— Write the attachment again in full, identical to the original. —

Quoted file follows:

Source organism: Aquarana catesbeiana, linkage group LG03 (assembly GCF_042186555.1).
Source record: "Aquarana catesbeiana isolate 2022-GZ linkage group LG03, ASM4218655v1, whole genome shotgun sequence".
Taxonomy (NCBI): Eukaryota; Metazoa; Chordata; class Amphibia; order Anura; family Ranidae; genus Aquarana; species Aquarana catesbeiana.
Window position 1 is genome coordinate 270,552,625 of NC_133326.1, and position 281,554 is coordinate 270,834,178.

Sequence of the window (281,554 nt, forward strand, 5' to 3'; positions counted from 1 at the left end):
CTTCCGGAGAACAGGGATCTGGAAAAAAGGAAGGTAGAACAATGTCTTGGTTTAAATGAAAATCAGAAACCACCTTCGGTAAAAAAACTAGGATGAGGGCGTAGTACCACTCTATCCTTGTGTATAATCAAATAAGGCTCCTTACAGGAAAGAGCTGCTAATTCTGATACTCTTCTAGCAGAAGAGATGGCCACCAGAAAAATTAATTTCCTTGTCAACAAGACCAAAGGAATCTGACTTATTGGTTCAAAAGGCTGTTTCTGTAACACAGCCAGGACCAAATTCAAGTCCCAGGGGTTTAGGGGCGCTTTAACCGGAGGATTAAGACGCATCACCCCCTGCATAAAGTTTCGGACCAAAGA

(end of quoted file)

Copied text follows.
Source organism: Aquarana catesbeiana, linkage group LG03 (assembly GCF_042186555.1).
Source record: "Aquarana catesbeiana isolate 2022-GZ linkage group LG03, ASM4218655v1, whole genome shotgun sequence".
Taxonomy (NCBI): Eukaryota; Metazoa; Chordata; class Amphibia; order Anura; family Ranidae; genus Aquarana; species Aquarana catesbeiana.
Window position 1 is genome coordinate 270,552,625 of NC_133326.1, and position 281,554 is coordinate 270,834,178.

Sequence of the window (281,554 nt, forward strand, 5' to 3'; positions counted from 1 at the left end):
CTTCCGGAGAACAGGGATCTGGAAAAAAGGAAGGTAGAACAATGTCTTGGTTTAAATGAAAATCAGAAACCACCTTCGGTAAAAAAACTAGGATGAGGGCGTAGTACCACTCTATCCTTGTGTATAATCAAATAAGGCTCCTTACAGGAAAGAGCTGCTAATTCTGATACTCTTCTAGCAGAAGAGATGGCCACCAGAAAAATTAATTTCCTTGTCAACAAGACCAAAGGAATCTGACTTATTGGTTCAAAAGGCTGTTTCTGTAACACAGCCAGGACCAAATTCAAGTCCCAGGGGTTTAGGGGCGCTTTAACCGGAGGATTAAGACGCATCACCCCCTGCATAAAGTTTCGGACCAAAGA